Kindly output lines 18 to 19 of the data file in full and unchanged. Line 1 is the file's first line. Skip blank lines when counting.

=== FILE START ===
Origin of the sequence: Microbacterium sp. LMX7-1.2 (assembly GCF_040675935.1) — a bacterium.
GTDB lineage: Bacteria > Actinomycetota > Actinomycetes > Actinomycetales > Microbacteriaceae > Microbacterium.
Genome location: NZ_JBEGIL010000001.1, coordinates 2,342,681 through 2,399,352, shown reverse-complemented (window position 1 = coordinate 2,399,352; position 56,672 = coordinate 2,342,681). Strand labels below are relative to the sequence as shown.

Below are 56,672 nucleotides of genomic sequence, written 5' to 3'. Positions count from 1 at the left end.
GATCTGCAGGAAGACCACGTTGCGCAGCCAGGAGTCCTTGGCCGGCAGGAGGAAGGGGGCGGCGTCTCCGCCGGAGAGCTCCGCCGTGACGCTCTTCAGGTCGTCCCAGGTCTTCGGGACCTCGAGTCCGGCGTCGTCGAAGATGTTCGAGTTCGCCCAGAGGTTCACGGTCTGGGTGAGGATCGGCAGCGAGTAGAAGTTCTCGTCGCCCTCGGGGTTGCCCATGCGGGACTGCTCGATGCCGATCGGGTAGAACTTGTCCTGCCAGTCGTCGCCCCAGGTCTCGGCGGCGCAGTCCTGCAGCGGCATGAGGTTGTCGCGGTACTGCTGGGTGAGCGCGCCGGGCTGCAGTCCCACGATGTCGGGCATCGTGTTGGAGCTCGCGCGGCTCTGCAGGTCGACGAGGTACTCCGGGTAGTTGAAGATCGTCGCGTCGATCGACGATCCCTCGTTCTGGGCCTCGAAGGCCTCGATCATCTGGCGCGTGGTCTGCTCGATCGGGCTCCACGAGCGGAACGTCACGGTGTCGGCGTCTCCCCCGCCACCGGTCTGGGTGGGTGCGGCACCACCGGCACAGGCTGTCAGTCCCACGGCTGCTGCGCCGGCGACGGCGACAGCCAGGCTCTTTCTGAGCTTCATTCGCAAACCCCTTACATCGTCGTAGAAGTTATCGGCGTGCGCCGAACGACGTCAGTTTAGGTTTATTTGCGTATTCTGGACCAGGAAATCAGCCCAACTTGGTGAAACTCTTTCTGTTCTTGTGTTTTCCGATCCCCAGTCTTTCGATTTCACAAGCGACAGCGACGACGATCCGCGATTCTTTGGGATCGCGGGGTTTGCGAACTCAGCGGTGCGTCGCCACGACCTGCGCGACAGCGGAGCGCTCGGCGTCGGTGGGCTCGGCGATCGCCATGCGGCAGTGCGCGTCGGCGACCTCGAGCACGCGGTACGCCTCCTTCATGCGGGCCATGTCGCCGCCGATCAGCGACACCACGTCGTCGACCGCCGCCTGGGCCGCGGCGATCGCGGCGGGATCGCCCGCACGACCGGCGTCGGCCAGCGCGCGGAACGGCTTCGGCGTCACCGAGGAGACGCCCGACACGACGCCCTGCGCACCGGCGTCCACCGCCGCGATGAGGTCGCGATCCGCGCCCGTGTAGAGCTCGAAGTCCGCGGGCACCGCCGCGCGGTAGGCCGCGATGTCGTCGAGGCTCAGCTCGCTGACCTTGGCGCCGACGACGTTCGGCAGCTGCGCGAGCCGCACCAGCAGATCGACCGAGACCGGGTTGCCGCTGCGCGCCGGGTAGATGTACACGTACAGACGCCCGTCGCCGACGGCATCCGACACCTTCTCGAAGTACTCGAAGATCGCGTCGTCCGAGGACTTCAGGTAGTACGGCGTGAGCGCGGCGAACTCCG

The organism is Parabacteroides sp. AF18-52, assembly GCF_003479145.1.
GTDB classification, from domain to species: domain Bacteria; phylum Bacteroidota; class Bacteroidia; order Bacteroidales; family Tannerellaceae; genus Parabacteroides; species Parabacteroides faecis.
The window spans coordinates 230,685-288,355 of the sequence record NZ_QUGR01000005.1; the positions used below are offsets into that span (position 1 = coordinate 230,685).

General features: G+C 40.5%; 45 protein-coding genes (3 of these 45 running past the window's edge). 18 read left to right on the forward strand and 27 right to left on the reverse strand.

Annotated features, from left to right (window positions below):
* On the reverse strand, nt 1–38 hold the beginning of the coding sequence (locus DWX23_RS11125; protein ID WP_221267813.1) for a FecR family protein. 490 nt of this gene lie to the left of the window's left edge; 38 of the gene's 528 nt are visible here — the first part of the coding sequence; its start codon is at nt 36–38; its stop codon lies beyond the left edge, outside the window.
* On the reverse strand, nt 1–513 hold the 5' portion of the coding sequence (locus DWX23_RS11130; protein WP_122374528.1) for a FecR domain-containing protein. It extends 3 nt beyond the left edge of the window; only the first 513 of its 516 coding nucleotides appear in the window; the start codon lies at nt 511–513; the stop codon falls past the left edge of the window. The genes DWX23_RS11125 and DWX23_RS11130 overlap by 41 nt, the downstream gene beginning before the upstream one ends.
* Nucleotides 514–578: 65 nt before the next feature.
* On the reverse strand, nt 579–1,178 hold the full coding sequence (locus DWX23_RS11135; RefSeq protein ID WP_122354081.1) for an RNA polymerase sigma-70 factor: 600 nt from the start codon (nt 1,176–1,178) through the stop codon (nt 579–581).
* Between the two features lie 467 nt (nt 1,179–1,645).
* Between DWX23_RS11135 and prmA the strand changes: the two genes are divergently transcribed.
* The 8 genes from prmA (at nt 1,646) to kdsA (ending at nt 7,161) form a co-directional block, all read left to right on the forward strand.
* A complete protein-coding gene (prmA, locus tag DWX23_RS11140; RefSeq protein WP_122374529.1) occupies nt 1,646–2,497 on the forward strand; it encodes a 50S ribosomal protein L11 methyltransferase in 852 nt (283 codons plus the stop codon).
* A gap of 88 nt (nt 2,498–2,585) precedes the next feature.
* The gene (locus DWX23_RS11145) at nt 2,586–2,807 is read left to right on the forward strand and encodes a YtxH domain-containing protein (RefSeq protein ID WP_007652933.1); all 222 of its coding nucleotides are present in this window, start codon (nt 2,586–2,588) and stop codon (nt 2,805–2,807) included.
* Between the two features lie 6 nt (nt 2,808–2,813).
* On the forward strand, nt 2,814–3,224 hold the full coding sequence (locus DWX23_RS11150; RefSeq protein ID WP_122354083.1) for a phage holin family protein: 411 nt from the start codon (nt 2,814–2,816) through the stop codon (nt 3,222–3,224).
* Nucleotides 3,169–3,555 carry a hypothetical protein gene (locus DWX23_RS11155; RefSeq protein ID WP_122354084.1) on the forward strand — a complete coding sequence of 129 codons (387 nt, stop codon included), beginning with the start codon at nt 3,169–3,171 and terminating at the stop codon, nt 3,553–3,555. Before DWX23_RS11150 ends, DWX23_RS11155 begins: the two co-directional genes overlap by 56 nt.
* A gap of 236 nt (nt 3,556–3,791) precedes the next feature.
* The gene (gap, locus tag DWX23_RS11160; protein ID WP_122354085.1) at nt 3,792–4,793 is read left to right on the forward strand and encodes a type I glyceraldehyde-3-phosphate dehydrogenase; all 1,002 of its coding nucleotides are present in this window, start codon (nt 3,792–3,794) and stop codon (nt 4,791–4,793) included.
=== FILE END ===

* A complete protein-coding gene (prmA, locus tag DWX23_RS11140; RefSeq protein WP_122374529.1) occupies nt 1,646–2,497 on the forward strand; it encodes a 50S ribosomal protein L11 methyltransferase in 852 nt (283 codons plus the stop codon).
* A gap of 88 nt (nt 2,498–2,585) precedes the next feature.